In this tutorial we will discuss some numerical examples on Poisson distribution where normal approximation is applicable. For large value of the $\lambda$ (mean of Poisson variate), the Poisson distribution can be well approximated by a normal distribution with the same mean and variance.
Normal approximation to Poisson distribution Examples
Let $X$ be a Poisson distributed random variable with mean $\lambda$.
The mean of Poisson random variable $X$ is $\mu=E(X) = \lambda$ and variance of $X$ is $\sigma^2=V(X)=\lambda$.
The general rule of thumb to use normal approximation to Poisson distribution is that $\lambda$ is sufficiently large (i.e., $\lambda \geq 5$).
For sufficiently large $\lambda$, $X\sim N(\mu, \sigma^2)$. That is $Z=\frac{X\mu}{\sigma}=\frac{X\lambda}{\sqrt{\lambda}} \sim N(0,1)$.
Formula for continuity corrections
Poisson distribution is a discrete distribution, whereas normal distribution is a continuous distribution. When we are using the normal approximation to Poisson distribution we need to make correction while calculating various probabilities.
 $P(X=A)=P(A0.5 < X < A+0.5)$
 $P(X < A)=P(X < A0.5)$
 $P(X\leq A)=P(X < A+0.5)$
 $P(A< X\leq B)=P(A0.5 < X < B+0.5)$
 $P(A\leq X< B)=P(A0.5 < X < B0.5)$
 $P(A\leq X\leq B)=P(A0.5 < X < B+0.5)$
Normal approximation to Poisson Distribution Calculator
Normal Approx. to Poisson Distribution  

Parameter ($\lambda$)  
Select an Option  
Enter the value(s) : 


Results  
Mean ($\mu=\lambda$)  
Standard deviation ($\sqrt{\lambda}$)  
Required Probability : 
How to calculate probabilities of Poisson distribution approximated by Normal distribution?
Step 1  Enter the Poisson Parameter $\lambda$
Step 2  Select appropriate probability event
Step 3  Enter the values of $A$ or $B$ or Both
Step 4  Click on "Calculate" button to get normal approximation to Poisson probabilities
Step 5  Gives output for mean of the distribution
Step 6  Gives the output for variance of the distribution
Step 7  Calculate the required probability
Normal approximation to Poisson distribution Example 1
The mean number of kidney transplants performed per day in the United States in a recent year was about 45. Find the probability that on a given day,
a. exactly 50 kidney transplants will be performed,
b. at least 65 kidney transplants will be performed, and
c. no more than 40 kidney transplants will be performed.
Solution
Let $X$ denote the number of kidney transplants per day. The mean number of kidney transplants performed per day in the United States in a recent year was about 45. $\lambda = 45$. $X$ follows Poisson distribution, i.e., $X\sim P(45)$.
Since $\lambda= 45$ is large enough, we use normal approximation to Poisson distribution. That is $Z=\dfrac{X\lambda}{\sqrt{\lambda}}\to N(0,1)$ for large $\lambda$. (We use continuity correction)
a. The probability that on a given day, exactly 50 kidney transplants will be performed is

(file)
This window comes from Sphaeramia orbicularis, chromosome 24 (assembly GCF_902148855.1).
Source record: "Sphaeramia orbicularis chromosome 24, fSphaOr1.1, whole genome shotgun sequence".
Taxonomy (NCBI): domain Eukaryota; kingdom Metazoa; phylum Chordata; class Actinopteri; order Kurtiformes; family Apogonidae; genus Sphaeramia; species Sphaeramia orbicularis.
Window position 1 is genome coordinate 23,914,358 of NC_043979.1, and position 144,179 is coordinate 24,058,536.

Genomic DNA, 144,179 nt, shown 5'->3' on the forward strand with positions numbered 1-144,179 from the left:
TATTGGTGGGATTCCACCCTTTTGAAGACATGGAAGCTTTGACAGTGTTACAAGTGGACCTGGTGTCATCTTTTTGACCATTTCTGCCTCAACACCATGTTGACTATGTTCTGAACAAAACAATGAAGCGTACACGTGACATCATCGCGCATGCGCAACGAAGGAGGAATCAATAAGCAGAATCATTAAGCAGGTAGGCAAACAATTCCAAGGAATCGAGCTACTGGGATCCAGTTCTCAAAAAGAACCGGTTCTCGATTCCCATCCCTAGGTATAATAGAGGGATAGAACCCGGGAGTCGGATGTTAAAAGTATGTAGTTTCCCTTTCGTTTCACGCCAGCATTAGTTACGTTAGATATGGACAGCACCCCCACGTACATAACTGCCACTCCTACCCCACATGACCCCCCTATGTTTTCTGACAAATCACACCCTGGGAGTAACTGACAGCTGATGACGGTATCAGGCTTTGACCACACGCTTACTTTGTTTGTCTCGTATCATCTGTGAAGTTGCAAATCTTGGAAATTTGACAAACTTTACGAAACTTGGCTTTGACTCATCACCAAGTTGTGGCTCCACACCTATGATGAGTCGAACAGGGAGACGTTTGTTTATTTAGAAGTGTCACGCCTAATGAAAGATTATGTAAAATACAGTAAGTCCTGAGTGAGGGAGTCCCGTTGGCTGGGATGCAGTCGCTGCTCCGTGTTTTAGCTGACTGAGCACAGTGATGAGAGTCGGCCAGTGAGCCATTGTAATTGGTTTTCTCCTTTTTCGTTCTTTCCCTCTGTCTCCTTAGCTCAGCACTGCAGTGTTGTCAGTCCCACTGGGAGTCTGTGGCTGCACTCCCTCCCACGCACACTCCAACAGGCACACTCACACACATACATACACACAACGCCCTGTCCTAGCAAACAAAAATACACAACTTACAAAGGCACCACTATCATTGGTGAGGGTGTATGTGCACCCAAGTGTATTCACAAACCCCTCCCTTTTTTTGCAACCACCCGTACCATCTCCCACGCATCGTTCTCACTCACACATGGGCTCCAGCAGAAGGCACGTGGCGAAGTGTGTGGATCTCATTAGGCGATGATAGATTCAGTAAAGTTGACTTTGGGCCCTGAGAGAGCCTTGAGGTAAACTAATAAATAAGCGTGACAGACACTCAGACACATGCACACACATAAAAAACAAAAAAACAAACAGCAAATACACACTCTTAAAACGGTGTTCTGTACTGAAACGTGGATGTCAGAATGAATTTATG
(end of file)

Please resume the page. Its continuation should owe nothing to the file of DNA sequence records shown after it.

$$ \begin{aligned} P(X=50) &= P(49.5< X < 50.5)\\ & \quad\quad (\text{Using continuity correction})\\ &= P\bigg(\frac{49.545}{\sqrt{45}} < \frac{X\lambda}{\sqrt{\lambda}} < \frac{50.545}{\sqrt{45}}\bigg)\\ &= P(0.67 < Z < 0.82)\\ & = P(Z < 0.82)  P(Z < 0.67)\\ &= 0.79390.7486\\ & \quad\quad (\text{Using normal table})\\ &= 0.0453 \end{aligned} $$
b. The probability that on a given day, at least 65 kidney transplants will be performed is
$$ \begin{aligned} P(X\geq 65) &= 1P(X\leq 64)\\ &= 1P(X < 64.5)\\ & \quad\quad (\text{Using continuity correction})\\ &= 1P\bigg(\frac{X\lambda}{\sqrt{\lambda}} < \frac{64.545}{\sqrt{45}}\bigg)\\ &= 1P(Z < 3.06)\\ &= 10.9989\\ & \quad\quad (\text{Using normal table})\\ &= 0.0011 \end{aligned} $$
c. The probability that on a given day, no more than 40 kidney transplants will be performed is
$$ \begin{aligned} P(X < 40) &= P(X < 39.5)\\ & \quad\quad (\text{Using continuity correction})\\ &= P\bigg(\frac{X\lambda}{\sqrt{\lambda}} < \frac{39.545}{\sqrt{45}}\bigg)\\ &= P(Z < 0.82)\\ & = P(Z < 0.82) \\ &= 0.2061\\ & \quad\quad (\text{Using normal table}) \end{aligned} $$
Normal approximation to Poisson distribution Example 2
A radioactive element disintegrates such that it follows a Poisson distribution. If the mean number of particles ($\alpha$) emitted is recorded in a 1 second interval as 69, evaluate the probability of:
a. Less than 60 particles are emitted in 1 second.
b. Between 65 and 75 particles inclusive are emitted in 1 second.
Solution
Let $X$ denote the number of particles emitted in a 1 second interval. The mean number of $\alpha$particles emitted per second $69$. Thus $\lambda = 69$ and given that the random variable $X$ follows Poisson distribution, i.e., $X\sim P(69)$.
Since $\lambda= 69$ is large enough, we use normal approximation to Poisson distribution. That is $Z=\dfrac{X\lambda}{\sqrt{\lambda}}\to N(0,1)$ for large $\lambda$. (We use continuity correction)
a. The probability that less than 60 particles are emitted in 1 second is